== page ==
During the Vietnam War, C-123s were used to spray the herbicide Agent Orange. Although the planes were being used for cargo and medical flights by the time Carter served after the war, he and his fellow veterans believe their illnesses—which range from diabetes to cancer—are tied to their time on the planes between 1972 and 1982.

"We were physically scraping goop from nooks and crannies trying to get the thing as clean as possible, because there's quite an odor to it," said Carter, 68, who flew on a C-123 plane and believes that his prostate cancer and heart disease are tied to his time in the service.

So far, C-123 veterans have had little luck getting their disability claims granted.

Last year, C-123 pilot Paul Bailey, who died in October 2013 after suffering from prostate cancer, became the first of Carter's group to get his exposure to Agent Orange recognized without having to seek help from the Board of Veterans Appeals.

"I've said that because they've granted one, that becomes the de facto standard, why not grant them all?" said Thomas Bandzul, a lawyer representing the C-123 veterans.

The Veterans Affairs Department said in a July 2013 letter to Bailey that the "preponderance of the evidence suggests that you were exposed to herbicide onboard the U.S. Air Force C-123K aircraft." But the claims are considered on a case-by-case basis, meaning the decision isn't factored in when VA staff look at other disability requests.

The C-123 crew isn't the first group of veterans to accuse the VA of being unwilling to recognize that their illnesses are tied to Agent Orange exposure. For decades, veterans who served in the Vietnam War tried to get disability compensation, to no avail. It wasn't until almost 20 years after the war that the VA began to link certain illnesses in Vietnam veterans to Agent Orange. They are still pressing the department to cover more illnesses, with former Secretary Eric Shinseki in 2010 tying four more diseases to Agent Orange for Vietnam veterans.

And, as before, the VA and the C-123 veterans each believe they have science on their side.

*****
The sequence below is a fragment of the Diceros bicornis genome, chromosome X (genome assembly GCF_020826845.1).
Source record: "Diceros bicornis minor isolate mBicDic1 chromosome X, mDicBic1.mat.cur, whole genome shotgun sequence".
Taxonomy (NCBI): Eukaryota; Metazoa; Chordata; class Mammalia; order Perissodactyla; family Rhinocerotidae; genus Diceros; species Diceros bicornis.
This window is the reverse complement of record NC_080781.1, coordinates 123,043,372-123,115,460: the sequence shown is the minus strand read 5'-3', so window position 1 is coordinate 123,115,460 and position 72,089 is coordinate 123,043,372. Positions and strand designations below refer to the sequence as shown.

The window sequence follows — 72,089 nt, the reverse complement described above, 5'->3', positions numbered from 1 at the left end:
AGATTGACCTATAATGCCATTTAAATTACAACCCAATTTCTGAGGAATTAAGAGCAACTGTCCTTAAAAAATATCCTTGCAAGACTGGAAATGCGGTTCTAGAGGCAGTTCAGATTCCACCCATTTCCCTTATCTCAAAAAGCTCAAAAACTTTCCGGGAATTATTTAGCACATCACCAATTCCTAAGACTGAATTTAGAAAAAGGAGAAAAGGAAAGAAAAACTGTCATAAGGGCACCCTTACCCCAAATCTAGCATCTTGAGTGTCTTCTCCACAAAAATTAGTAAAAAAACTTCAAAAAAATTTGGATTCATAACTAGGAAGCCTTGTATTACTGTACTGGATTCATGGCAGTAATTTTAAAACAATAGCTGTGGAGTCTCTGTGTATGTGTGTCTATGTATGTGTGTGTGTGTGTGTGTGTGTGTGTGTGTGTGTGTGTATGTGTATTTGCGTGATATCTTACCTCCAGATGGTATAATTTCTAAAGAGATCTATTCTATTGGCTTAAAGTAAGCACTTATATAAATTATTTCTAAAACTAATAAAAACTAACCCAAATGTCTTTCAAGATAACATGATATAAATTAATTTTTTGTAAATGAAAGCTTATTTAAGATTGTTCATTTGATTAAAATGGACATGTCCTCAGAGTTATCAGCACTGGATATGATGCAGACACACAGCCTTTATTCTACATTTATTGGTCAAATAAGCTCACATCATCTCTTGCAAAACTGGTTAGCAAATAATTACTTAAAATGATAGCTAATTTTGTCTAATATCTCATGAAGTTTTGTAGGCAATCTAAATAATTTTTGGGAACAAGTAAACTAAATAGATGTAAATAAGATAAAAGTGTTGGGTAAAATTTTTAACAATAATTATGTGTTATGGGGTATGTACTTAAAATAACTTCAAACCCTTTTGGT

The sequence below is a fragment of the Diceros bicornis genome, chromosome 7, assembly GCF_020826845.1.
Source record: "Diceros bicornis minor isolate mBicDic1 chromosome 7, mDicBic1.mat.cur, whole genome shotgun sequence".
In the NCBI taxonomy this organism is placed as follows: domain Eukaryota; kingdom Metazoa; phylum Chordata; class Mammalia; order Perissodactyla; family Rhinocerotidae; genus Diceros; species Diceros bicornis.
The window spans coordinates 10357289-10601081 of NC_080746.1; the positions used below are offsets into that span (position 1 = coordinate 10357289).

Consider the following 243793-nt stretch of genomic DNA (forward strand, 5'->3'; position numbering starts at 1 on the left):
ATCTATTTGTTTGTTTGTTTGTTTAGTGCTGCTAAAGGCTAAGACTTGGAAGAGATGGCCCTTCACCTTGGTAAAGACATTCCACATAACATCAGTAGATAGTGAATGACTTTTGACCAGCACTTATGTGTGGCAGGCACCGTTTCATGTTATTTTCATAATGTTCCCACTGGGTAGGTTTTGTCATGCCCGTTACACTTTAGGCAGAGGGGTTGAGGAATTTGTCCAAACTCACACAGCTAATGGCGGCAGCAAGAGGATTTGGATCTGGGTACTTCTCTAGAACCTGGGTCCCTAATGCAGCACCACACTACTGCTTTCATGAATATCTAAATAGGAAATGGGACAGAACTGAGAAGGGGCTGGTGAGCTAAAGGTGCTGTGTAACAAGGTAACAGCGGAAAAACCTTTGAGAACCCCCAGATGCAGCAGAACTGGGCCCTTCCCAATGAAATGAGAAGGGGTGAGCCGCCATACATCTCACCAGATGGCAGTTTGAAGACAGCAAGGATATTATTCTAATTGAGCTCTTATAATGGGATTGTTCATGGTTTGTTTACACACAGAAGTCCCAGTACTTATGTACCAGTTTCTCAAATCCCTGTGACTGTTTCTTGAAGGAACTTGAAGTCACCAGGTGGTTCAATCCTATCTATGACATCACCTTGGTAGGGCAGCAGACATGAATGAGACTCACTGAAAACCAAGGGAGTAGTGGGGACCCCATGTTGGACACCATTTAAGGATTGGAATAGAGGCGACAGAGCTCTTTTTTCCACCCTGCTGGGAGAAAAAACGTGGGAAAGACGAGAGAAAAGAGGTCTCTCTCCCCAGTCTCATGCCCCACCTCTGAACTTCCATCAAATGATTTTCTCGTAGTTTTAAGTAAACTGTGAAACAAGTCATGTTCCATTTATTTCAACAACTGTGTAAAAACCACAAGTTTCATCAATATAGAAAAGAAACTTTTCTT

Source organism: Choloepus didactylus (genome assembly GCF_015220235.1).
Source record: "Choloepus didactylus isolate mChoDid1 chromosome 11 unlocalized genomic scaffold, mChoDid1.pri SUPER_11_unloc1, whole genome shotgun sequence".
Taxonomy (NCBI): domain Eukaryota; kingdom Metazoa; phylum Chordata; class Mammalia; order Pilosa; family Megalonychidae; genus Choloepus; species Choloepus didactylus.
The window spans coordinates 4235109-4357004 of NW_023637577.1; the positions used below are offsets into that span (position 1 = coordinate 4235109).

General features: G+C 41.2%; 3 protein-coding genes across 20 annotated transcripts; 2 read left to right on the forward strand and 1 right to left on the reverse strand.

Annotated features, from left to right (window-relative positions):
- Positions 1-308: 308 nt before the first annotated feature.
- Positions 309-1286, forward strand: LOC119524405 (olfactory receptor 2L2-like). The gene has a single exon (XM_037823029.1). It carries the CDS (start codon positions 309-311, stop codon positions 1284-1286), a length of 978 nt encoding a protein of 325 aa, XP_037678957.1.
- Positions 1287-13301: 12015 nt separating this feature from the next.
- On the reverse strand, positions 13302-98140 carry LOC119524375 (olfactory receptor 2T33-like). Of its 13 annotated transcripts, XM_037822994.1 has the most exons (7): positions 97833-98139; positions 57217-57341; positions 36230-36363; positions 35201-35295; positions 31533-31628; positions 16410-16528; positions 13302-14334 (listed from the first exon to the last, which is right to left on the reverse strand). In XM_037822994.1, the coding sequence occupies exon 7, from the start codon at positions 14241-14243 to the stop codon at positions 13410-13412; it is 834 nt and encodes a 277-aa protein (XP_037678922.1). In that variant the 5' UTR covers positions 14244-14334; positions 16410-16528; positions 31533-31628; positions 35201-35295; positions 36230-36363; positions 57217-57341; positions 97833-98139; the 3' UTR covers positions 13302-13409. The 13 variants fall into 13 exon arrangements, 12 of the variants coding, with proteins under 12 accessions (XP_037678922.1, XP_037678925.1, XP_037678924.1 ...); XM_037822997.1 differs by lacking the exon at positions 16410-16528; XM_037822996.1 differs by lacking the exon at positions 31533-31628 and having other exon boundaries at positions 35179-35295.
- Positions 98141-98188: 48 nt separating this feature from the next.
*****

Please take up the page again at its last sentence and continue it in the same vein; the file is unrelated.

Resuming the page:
The VA said in an email that any Agent Orange the C-123 veterans were exposed to would have been solidified, which wouldn't lead to "adverse long-term health effects."

And that's because dried Agent Orange does not "readily penetrate into human skin," meaning it would be difficult for C-123 veterans to absorb Agent Orange into their systems, according to a separate 1991 study cited by the VA.

The VA reviewed that report, and more than a dozen others, throughout 2011 and 2012 and determined that it's unlikely that C-123 veterans were exposed to Agent Orange, and if they were, it was at levels small enough that it wouldn't impact their health.

But there's also a swath of scientific evidence that disagrees with the VA.

Most notably, the Agency for Toxic Substances and Disease Registry, part of the Health and Human Services Department, said in 2013 that it could not "exclude inhalation [or ingestion] exposure to TCDD [commonly referred to as dioxin, a chemical included in Agent Orange] while working on contaminated aircraft." It concluded that "aircrew operating in this, and similar, environments were exposed to TCDD."

The military stopped using the C-123 planes in 1982. In the late '90s, Air Force officials at Wright-Patterson Air Force Base in Ohio realized that a number of C-123 planes sold to other countries "may have been contaminated by residual pesticides/herbicides" including Agent Orange, according to a 1997 Air Force Security Assistance Center memo.

The memo notes that Air Force Security Assistance Center headquarters staff become aware of the problem after the General Services Administration tried to sell some of the planes in Arizona. One of the planes was determined to be contaminated, and so the Air Force presumed that—unless they had evidence to suggest otherwise—all of the C-123 planes were contaminated.